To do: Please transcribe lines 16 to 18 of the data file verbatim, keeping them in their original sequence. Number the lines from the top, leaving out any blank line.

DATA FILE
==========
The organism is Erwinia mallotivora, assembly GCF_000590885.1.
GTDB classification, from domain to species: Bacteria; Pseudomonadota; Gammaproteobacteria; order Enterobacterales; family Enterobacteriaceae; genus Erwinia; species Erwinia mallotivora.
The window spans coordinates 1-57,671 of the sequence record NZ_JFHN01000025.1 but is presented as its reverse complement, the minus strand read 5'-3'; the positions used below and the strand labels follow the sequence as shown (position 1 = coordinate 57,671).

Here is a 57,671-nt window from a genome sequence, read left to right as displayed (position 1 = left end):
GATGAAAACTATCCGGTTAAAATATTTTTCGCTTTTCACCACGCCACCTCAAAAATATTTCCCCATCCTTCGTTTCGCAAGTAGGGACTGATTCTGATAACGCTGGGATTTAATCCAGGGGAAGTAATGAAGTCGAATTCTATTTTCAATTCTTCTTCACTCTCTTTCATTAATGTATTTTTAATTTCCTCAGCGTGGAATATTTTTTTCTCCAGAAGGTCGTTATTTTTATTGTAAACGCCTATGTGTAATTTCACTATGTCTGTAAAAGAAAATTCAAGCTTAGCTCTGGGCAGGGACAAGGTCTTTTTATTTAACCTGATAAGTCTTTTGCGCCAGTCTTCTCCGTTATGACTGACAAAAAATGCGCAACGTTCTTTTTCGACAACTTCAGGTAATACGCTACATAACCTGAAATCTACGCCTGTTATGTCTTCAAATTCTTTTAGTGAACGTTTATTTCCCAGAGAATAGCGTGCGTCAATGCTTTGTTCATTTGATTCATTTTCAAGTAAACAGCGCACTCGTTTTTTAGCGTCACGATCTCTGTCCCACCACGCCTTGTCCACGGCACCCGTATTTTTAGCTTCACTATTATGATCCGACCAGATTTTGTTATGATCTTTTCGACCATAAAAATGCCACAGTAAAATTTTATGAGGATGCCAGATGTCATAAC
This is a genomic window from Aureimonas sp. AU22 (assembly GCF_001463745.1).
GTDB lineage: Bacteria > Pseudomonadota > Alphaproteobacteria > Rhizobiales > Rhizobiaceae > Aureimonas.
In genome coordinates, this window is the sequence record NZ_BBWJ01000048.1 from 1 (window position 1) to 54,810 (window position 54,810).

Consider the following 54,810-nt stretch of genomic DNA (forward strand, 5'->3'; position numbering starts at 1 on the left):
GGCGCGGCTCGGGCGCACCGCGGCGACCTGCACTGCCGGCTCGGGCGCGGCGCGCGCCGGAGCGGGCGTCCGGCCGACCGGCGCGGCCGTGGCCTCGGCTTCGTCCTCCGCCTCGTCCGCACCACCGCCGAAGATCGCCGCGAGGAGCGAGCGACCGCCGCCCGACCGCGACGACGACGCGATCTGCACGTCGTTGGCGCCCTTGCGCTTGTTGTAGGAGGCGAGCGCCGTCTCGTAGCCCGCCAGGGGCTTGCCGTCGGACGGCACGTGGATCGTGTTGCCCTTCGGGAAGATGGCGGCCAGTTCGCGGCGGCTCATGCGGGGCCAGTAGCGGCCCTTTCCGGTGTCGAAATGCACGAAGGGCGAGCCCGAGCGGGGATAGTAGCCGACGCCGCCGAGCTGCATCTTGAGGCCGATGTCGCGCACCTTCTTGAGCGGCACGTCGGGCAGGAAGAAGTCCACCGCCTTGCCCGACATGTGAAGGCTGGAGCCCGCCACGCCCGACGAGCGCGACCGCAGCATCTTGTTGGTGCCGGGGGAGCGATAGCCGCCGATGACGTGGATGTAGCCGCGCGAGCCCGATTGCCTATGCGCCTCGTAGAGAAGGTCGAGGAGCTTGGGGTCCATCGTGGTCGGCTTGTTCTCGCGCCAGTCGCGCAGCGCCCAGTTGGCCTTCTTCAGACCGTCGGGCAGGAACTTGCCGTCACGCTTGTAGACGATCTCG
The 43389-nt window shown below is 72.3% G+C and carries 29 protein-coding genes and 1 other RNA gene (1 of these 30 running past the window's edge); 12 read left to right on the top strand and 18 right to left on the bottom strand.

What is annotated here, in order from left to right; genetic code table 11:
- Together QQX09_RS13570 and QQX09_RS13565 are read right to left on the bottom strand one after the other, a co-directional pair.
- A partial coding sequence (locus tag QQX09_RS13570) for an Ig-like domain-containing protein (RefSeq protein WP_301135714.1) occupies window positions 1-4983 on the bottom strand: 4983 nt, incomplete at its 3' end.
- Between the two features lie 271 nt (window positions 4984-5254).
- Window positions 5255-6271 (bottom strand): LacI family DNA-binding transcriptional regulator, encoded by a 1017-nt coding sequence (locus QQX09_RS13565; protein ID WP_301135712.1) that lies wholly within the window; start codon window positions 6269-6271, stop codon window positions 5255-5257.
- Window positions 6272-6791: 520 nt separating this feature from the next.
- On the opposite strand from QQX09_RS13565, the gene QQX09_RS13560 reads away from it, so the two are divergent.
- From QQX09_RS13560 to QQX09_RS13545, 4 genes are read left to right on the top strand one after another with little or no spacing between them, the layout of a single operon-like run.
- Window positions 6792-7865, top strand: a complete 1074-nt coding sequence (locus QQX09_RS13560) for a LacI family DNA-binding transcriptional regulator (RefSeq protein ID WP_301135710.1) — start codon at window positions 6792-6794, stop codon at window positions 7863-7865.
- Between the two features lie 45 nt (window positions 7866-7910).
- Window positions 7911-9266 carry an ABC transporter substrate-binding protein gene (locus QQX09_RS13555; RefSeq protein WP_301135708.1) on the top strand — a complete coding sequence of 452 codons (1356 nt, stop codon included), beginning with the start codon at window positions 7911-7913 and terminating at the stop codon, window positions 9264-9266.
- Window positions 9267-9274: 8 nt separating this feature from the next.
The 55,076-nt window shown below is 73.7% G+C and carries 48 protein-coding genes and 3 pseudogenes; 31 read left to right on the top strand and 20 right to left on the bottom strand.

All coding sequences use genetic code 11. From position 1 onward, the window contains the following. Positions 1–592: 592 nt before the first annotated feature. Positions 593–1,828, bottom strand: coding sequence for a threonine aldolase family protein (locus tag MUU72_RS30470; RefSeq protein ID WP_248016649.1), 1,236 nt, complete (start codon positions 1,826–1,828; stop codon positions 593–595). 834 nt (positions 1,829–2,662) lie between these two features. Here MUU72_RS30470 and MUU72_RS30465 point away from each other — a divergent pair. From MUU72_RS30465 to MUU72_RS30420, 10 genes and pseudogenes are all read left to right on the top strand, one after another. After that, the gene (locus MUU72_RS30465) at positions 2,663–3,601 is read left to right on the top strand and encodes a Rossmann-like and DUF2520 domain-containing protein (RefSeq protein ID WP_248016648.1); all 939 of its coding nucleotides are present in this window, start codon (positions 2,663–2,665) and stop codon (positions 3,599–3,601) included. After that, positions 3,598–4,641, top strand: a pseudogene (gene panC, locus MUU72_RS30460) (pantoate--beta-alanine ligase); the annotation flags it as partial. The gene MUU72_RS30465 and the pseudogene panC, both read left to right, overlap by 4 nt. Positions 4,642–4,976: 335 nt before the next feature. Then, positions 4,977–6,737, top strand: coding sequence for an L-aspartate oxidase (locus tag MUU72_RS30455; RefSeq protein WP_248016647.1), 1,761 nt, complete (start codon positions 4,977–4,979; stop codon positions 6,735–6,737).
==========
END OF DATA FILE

- Window positions 5255-6271 (bottom strand): LacI family DNA-binding transcriptional regulator, encoded by a 1017-nt coding sequence (locus QQX09_RS13565; protein ID WP_301135712.1) that lies wholly within the window; start codon window positions 6269-6271, stop codon window positions 5255-5257.
- Window positions 6272-6791: 520 nt separating this feature from the next.
- On the opposite strand from QQX09_RS13565, the gene QQX09_RS13560 reads away from it, so the two are divergent.